In generating a new code from some other code (in the present example correcting BCH code is used) the first step is to take some check matrix of the original code and replace each row by the sum modulo 2 of that row and all preceding rows as shown in FIG. 9. A pattern of double adjacent errors produces the same syndrome from the matrix of FIG. 9 as would have been produced by the corresponding single errors from the original matrix of FIG. 8, e.g. errors in bits 4 and 10 produce 1000101100 by summing the 4th and 10th rows from the bottom of the matrix in FIG. 8. The double adjacent errors starting in these bits are errors in bits 4, 5, 10 and 11 and produce the same syndrome from the new matrix by a similar summation. Note that a double adjacent error starting in the last bit is, as far as this block is concerned, a single error in the last bit and this gives the same syndrome from the matrix of FIG. 8 or FIG. 9. Therefore the code described by FIG. 9 has the same capability against double adjacent errors starting in the block as the original code has against single errors. There remains the problem of a double adjacent error starting in the last bit of the previous block and producing an error in the first bit of this block. The syndrome of such an error is zero so an error in this bit need not affect the decoding of the rest of the block, i.e. an error in this bit does not at this stage affect the syndrome. There are a number of different ways in which one may combat the problem. One solution is to assume that only double adjacent errors can occur so that if the decoding of the previous block indicates an error starting in the last bit of that block then the first bit of this block is changed before or after decoding. Other methods amount to adding another column to the check matrix with 1 in the last row. If the other elements are 0 the first bit becomes constant. This reduces the efficiency but eliminates the need to carry information from one block to another. If the other elements are 1, this also reduces the efficiency but introduces a capability for combating single errors. To the capability to correct 0, 1 or 2 double adjacent errors with or without an error in the first bit one has added the capability to correct a single error except that, as previously mentioned, in 11 cases in the example a single error has the same syndrome as a single error in the first bit plus two particular double adjacent errors. In the conversion, there remains the task of finding the check matrix which contains a unit matrix over the chosen parity bits. In the example the subclass chosen is the last mentioned and the matrix of FIG. 9 is followed by a column of 1s. The first bit and the last 10 can be chosen as parity bits since this involves a particularly simple conversion which is performed by adding each column to the next to the right to produce the matrix of FIG. 10. If the last column of the matrix of FIG. 10 is transferred to before the others and added to every column with a 1 in row 11 then the first 11 rows will be a unit matrix and the remainder will be the generator matrix for the code using the last 11 bits as parity bits.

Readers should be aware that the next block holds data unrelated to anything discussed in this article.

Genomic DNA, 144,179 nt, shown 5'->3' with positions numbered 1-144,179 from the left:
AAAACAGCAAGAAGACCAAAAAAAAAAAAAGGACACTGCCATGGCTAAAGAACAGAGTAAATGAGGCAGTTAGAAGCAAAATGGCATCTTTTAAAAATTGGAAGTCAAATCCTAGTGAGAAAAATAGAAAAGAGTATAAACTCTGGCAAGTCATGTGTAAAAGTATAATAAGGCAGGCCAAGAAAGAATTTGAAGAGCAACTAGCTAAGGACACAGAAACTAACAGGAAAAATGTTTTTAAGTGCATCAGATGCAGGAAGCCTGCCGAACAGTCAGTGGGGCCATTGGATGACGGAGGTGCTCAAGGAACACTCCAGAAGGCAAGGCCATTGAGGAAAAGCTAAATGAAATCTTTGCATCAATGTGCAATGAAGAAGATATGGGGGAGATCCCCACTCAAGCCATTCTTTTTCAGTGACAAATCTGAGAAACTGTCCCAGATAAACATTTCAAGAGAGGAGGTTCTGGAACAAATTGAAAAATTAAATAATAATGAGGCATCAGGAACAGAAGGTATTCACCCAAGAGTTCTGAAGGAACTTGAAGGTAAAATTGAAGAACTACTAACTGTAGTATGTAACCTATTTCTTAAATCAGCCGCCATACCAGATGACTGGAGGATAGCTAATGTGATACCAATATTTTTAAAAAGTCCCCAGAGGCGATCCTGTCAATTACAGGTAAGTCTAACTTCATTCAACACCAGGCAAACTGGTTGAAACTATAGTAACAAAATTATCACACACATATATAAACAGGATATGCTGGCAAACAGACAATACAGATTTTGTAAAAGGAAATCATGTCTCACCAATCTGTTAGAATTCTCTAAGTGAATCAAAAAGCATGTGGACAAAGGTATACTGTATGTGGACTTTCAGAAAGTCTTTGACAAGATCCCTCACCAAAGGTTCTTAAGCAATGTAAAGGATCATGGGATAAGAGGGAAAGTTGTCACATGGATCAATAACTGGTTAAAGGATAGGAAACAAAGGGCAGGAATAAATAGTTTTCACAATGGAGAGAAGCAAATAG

Referring now to FIG. 11, receiver modem 5 applies streams of bits B1 to B31 received, uncorrected, both to an assembling circuit 27 and to a bistable circuit 28. Assembling circuit 27 has 20 output leads B1 to B20 and is such as to assemble in sequence the message bits within a received block of bits. The output leads B1 to B20 of assembling circuit 27 are connected to a like number of input terminals of a single error correcting circuit 29, which has 20 output leads B'1 to B'20. Bistable circuit 28 acts to generate from the uncorrected received bits B1 to B31, the bits P1 to P31 in series. These generated bits P1 to P31 are applied from bistable output terminal p to a syndrome generator 30, which as is shown in more detail in FIG. 13 contains a 10 bit shift register. The register in syndrome generator 30 is re-set at the beginning of each block period by re-set signals from a clock generator (not shown) applied to re-set terminal C. Syndrome generator 30 has 10 output leads 142 which are connected to a like number of input terminals of a syndrome comparator 31, having 31 output leads S1 to S31 which are connected to control the operation of the single error correcting circuit 29. Output leads S1 to S31 of syndrome comparator 31 are also connected to different input terminals of an OR gate 32, the output lead of which is connected to one input terminal of an AND gate 33. AND gate 33 has two further input leads one marked X, the purpose of which will be described hereinafter and the other connected to an output lead marked P31 from a plural error decoding circuit 34 which is shown in detail in FIG. 14. Plural error decoding circuit 34 derives bit signal input from the output lead p of bistable circuit 28. Plural error decoding circuit 34 provides a further control signal on output lead U which is applied to one input terminal of an OR gate 35, a second input terminal of which is derived from the output terminal of AND gate 33. Plural error decoding circuit 34 also has 20 output leads B"1 to B"20, each of which bears in operation corrected message bit signals in a block. The 20 output leads B"1 to B"20 of plural error decoding circuit 34 are applied as one block input to a selector circuit 36 to which as a second block input the output leads B'1 to B'20 of single error correcting circuit 29 are connected. Selector circuit 36 consists of individual selector circuits, one for each pair of output leads to be selected between, each as shown in detail in FIG. 16; which of the aforementioned two blocks selector circuit 36 selects, is under the control of a signal applied to control terminal A from the output terminal of OR gate 35. Selector circuit 36 has 20 output leads referenced D1 to D20 which in operation contain corrected message bit signals from a block for utilisation.
It may be noted that assembling circuit 27, single error correcting circuit 29, syndrome generator 30 and syndrome comparator 31 are similar to corresponding circuits to be found in a conventional BCH decoder.